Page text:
Modern psychiatric hospitals “are not designed as isolation wards” and “policies on seclusion and restraint are drastically changed” from the old days, the author’s wrote.
Opponents to dropping the rule warn that having Medicaid reimburse states for long term care in larger hospitals will blow up the Medicaid budget, costing as much as $1 trillion. They argue that states would reduce their spending on community care funding if given a choice between community programs and state hospitals.
The authors of the Manhattan Institute report argue the costs would be $5.4 billion spread over a ten year period and there would be no incentive for states to reduce spending on community programs.
Republicans attempted to eliminate the IMD Exclusion when former Rep. Tim Murphy (R-Pa) drafted the Helping Families In Mental Health Crisis Act. (Murphy was credited as an adviser to the Manhattan Institute Report.) But consumer groups, such as Mental Health America, and Disability Rights advocates strongly opposed ending the rule and Democrats successfully blocked Murphy’s language when his bill was incorporated into the 21st Century Cures Act in 2016.
Channeling the late D. J. Jaffe, who was a contributor at the Manhattan Institute, the authors argue that community based mental health services simply fail to help the seriously mentally ill who need long-term care to recover. Community services are failing this group, they argue, partly because of where they are directing their resources and efforts.
“As the number of diagnoses has expanded – and the number of Americans diagnosed at some point in their lifetimes with a mental disorder has increased – the number of claimants on public mental health resources has increased.”
In other words, what Dr. E. Fuller Torrey warned decades ago remains true.
We prefer to spend limited tax dollars and devote time to helping the “worried well” rather than those who need treatment the most.
You can read the full Manhattan Institute report here.
(Do you believe the IMD Exclusion should be dropped? Have you had trouble securing a hospital bed for someone in crisis? Would ending it hurt community services and turn back the clock to “snake pit” hospitals? Let me know your thoughts on my Facebook page.)
About the report’s authors:
Stephen Eide is a senior fellow at the Manhattan Institute and contributing editor of City Journal. He researches state and local finance and social policy questions such as homelessness and mental illness. He has written for many publications, including National Review, New York Daily News, New York Post, New York Times, Politico, and Wall Street Journal. He was previously a senior research associate at the Worcester Regional Research Bureau. Eide holds a B.A. from St. John’s College in Santa Fe, New Mexico, and a Ph.D. in political philosophy from Boston College.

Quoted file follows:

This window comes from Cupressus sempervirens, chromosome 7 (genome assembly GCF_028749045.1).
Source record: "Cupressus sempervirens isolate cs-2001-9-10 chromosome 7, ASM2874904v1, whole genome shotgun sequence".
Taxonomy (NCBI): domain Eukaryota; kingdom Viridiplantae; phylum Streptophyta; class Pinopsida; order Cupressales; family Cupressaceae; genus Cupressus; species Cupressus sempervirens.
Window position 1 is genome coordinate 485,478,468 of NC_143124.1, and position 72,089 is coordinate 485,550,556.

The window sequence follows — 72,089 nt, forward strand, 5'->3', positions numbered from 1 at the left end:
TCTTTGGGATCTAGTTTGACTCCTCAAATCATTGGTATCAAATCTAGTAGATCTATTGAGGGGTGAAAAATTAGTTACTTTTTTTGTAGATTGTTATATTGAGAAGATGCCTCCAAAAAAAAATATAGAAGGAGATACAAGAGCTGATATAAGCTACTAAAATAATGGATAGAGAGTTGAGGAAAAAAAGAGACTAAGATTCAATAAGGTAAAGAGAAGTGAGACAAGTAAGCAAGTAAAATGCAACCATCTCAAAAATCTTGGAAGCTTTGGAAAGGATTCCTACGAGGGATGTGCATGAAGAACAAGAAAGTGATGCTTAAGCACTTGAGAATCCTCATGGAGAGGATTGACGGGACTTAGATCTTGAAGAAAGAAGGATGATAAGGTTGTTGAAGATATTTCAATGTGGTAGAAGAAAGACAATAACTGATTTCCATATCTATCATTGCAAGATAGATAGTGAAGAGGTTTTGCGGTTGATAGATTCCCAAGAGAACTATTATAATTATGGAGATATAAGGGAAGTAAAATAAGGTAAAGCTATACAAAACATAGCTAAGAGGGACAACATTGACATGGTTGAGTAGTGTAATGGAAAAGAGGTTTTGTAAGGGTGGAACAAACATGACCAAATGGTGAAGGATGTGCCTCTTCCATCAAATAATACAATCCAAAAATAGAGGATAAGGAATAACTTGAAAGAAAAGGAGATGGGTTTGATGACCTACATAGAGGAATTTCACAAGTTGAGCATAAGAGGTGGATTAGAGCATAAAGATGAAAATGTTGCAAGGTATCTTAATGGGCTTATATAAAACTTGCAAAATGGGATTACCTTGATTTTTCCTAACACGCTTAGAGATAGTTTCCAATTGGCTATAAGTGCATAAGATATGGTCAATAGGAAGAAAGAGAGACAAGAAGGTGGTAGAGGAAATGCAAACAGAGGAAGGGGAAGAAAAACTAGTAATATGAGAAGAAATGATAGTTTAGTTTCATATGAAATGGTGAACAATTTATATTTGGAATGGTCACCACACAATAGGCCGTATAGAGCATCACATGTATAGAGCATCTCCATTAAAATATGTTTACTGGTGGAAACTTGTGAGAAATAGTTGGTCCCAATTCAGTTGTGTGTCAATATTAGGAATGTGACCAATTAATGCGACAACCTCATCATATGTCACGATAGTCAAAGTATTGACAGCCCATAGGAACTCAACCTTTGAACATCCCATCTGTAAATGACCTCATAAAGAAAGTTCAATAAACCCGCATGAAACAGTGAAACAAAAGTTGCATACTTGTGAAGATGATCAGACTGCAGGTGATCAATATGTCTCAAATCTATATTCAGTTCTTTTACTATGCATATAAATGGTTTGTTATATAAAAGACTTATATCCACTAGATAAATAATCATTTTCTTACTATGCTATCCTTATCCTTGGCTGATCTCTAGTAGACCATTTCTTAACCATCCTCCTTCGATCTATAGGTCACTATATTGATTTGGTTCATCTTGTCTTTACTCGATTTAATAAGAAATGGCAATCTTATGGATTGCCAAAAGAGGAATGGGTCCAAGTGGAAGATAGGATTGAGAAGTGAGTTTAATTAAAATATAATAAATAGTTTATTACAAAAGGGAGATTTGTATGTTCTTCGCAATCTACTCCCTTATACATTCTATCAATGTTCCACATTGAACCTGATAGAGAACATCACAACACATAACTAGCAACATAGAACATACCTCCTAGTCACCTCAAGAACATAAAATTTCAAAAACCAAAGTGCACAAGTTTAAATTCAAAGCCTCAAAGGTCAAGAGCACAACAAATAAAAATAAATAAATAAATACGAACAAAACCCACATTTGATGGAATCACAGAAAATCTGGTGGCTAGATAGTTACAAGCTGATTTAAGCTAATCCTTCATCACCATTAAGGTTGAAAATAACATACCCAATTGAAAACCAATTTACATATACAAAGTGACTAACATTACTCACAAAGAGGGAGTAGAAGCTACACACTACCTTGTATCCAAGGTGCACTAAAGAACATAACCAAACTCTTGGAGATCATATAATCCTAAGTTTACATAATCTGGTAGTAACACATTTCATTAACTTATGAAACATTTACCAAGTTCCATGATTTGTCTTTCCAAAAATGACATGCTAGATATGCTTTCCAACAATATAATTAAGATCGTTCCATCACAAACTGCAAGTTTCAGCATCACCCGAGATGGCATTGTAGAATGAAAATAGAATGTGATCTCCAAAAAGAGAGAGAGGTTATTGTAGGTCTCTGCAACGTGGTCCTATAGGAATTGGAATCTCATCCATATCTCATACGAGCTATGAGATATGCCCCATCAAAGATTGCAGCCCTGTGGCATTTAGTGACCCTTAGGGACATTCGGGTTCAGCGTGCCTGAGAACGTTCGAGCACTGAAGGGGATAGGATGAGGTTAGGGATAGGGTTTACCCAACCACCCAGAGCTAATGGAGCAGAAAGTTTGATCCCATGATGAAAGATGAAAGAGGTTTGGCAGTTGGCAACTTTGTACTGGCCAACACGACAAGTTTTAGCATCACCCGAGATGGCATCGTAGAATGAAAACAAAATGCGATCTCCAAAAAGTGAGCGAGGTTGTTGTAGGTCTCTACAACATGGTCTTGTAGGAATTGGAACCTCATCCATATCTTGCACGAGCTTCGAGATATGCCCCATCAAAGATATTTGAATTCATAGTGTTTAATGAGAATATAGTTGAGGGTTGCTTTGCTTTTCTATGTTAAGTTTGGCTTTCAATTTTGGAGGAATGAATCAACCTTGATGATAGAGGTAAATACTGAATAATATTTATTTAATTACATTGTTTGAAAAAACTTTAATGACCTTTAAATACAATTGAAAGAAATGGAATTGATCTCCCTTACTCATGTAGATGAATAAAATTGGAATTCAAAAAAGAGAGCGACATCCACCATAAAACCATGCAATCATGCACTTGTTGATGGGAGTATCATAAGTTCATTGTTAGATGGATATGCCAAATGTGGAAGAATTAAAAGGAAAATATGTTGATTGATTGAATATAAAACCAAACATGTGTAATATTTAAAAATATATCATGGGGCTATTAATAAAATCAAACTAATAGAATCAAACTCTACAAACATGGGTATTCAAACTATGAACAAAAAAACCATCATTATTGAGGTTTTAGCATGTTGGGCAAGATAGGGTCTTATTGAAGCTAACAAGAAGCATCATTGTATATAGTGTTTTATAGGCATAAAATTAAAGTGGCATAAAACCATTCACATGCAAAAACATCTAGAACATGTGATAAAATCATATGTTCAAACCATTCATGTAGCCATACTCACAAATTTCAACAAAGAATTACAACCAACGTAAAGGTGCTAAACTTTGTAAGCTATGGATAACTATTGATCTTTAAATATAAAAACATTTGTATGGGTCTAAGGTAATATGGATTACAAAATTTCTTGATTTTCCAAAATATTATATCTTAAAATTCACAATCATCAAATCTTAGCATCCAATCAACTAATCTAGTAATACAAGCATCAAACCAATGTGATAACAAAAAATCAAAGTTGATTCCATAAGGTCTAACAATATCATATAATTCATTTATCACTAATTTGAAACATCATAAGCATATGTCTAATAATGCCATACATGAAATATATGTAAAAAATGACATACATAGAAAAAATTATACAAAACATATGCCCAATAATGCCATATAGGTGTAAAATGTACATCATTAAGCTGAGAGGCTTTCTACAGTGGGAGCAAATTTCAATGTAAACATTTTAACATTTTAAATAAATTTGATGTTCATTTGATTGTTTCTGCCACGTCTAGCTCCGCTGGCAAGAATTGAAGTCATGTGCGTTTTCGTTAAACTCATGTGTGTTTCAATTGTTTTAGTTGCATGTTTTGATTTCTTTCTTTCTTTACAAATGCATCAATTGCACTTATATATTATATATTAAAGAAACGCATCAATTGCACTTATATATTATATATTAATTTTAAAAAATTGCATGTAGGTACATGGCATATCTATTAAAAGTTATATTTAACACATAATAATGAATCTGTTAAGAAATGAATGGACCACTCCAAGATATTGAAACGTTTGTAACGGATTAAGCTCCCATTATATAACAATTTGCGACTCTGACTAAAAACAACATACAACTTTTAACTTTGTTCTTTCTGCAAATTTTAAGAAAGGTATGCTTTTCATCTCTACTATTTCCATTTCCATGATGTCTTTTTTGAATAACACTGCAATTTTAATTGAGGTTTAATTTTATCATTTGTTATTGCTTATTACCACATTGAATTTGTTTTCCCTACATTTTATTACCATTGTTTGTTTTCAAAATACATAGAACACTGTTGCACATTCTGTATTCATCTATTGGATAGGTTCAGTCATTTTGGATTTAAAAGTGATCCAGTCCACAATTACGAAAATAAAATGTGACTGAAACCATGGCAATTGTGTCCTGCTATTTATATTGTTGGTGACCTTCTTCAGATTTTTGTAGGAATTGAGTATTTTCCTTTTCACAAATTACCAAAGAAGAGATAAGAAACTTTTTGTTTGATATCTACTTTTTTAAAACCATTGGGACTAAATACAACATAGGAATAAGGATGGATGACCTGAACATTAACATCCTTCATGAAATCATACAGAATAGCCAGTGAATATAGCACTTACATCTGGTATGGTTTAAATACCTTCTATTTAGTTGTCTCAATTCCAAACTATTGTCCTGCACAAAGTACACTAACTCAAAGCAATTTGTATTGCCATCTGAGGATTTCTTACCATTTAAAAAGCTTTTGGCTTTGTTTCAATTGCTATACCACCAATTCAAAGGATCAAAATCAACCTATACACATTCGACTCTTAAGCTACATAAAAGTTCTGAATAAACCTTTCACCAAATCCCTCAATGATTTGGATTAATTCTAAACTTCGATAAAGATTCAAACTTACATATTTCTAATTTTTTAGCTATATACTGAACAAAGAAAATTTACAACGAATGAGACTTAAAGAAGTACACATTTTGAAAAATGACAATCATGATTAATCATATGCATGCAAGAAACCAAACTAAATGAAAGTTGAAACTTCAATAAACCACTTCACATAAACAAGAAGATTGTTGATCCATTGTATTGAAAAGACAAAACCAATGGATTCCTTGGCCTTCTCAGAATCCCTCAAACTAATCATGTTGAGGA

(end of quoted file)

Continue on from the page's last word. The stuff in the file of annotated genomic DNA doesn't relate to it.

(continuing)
Carolyn D. Gorman is a policy analyst on issues related to serious mental illness and has served as a board member of Mental Illness Policy Org., a nonprofit founded by the late DJ Jaffe. She was a senior project manager at the Manhattan Institute for mental illness policy and education policy. Gorman served on the U.S. Senate Committee on Health, Education, Labor and Pensions. Her writing has appeared in the Wall Street Journal, New York Daily News, New York Post, City Journal, National Review, and The Hill. Gorman holds a B.A. in psychology from Binghamton University and will graduate with an M.S. in public policy from the Robert F. Wagner Graduate School of Public Service at New York University in 2021. Twitter: @CarolynGorm
From the report:
Medicaid’s IMD Exclusion was crafted for an entirely different era. During the last half-century, America built a system of community-based mental health services that did not exist in 1965. Income-support programs for the disabled, assertive community treatment, clubhouse programs, supportive housing, assisted outpatient treatment, supported employment, peer support services—these either did not exist in the 1950s, or they operated on a much smaller scale than now. Nevertheless, a small subset of severely mentally ill individuals still needs inpatient treatment on a short-term, intermediate-term, and long-term basis. The IMD Exclusion inhibits those individuals’ access to medically appropriate care. ..